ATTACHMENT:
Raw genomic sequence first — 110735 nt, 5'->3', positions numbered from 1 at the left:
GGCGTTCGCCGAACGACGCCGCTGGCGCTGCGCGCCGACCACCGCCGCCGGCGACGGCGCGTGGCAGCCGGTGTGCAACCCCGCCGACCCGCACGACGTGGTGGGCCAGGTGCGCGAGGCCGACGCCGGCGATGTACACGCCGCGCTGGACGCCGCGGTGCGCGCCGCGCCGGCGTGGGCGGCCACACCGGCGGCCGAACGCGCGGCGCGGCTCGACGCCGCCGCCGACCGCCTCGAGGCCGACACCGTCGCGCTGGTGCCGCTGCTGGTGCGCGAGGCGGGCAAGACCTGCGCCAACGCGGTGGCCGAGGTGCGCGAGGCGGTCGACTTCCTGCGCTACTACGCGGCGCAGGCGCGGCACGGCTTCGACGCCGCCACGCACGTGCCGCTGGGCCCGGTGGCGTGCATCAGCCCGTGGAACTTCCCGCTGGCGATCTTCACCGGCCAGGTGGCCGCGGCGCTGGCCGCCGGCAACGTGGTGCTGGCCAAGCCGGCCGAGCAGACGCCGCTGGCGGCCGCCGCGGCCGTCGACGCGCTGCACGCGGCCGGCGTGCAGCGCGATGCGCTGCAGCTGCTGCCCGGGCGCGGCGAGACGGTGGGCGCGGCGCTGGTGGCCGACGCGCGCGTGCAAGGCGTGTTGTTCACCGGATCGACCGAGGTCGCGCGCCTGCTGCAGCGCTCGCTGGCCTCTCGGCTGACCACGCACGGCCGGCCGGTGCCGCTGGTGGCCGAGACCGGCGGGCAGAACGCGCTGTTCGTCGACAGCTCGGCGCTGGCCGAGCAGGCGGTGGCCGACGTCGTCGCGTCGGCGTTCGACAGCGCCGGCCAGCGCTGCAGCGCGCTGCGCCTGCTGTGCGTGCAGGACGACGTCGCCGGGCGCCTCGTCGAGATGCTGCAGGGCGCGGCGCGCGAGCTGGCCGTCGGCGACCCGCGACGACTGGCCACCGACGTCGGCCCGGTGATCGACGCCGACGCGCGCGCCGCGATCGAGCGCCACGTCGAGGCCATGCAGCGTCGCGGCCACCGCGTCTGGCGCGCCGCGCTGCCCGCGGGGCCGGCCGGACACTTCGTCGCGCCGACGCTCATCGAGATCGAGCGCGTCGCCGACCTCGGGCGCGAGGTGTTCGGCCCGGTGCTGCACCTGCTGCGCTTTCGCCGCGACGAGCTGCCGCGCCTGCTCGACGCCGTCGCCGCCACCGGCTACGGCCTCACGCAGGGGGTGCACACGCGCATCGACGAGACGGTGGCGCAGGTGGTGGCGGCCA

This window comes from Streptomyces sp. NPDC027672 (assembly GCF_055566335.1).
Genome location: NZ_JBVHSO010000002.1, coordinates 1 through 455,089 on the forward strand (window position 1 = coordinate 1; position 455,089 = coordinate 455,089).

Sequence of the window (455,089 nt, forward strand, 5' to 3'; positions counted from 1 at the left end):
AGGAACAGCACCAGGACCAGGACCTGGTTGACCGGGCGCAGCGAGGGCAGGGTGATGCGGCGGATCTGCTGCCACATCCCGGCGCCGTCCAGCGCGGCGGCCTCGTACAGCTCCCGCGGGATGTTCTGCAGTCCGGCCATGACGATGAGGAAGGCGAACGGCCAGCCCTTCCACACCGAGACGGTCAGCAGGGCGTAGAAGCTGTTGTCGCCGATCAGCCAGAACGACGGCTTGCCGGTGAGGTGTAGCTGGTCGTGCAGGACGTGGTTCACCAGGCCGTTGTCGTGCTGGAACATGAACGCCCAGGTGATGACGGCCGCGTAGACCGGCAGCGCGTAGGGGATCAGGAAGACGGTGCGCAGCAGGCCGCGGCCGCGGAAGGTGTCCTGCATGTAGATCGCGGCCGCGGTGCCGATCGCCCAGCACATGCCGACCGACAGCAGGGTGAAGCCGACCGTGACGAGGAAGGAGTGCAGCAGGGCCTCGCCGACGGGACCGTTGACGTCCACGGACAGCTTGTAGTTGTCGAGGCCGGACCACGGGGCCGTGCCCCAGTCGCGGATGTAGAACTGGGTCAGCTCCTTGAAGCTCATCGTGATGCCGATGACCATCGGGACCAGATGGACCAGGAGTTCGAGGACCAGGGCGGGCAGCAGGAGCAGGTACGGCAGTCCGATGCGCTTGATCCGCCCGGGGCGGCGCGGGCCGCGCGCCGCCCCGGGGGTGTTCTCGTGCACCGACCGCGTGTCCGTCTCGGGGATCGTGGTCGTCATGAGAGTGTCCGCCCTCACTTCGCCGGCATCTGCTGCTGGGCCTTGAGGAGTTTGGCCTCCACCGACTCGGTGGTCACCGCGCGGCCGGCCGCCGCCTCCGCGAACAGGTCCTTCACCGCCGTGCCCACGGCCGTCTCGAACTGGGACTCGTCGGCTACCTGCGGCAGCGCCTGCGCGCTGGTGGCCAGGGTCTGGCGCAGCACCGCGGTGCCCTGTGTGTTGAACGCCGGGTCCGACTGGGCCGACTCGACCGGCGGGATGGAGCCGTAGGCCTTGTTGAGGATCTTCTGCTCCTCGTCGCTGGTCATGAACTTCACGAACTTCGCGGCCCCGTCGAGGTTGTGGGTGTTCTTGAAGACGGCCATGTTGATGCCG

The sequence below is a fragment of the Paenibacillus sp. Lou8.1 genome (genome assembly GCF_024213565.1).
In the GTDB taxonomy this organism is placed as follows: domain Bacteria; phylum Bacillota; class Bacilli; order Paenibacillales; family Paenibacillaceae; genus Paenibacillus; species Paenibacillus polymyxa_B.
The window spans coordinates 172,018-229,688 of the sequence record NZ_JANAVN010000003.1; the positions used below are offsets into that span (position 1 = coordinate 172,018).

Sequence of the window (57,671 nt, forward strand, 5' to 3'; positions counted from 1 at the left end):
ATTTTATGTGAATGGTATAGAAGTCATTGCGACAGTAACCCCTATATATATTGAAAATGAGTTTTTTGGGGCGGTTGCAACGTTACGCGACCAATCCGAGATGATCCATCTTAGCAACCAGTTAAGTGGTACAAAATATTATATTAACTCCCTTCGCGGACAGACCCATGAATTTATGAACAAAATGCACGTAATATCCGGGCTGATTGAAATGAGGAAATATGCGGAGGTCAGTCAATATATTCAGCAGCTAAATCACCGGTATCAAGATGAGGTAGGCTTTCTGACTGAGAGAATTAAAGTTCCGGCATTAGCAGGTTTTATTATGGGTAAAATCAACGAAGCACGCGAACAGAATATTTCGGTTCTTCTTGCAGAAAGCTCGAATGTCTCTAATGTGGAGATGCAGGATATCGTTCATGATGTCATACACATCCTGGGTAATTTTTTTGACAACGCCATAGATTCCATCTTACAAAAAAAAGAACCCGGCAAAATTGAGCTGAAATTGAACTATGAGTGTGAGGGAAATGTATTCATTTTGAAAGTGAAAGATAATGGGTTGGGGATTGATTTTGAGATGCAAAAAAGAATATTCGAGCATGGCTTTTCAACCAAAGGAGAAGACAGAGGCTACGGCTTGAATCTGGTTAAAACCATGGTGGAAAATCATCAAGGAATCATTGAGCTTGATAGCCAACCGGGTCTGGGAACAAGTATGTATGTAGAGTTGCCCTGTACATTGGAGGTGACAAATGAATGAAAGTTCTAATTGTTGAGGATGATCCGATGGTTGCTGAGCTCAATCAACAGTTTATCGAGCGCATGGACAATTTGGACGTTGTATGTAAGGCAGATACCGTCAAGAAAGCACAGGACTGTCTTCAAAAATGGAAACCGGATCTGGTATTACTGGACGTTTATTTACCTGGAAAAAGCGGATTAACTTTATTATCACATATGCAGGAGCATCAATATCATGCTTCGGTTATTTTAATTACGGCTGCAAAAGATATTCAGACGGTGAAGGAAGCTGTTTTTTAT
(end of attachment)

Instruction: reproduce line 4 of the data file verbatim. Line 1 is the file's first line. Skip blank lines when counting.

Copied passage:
Genome location: NZ_JBVHSO010000002.1, coordinates 1 through 455,089 on the forward strand (window position 1 = coordinate 1; position 455,089 = coordinate 455,089).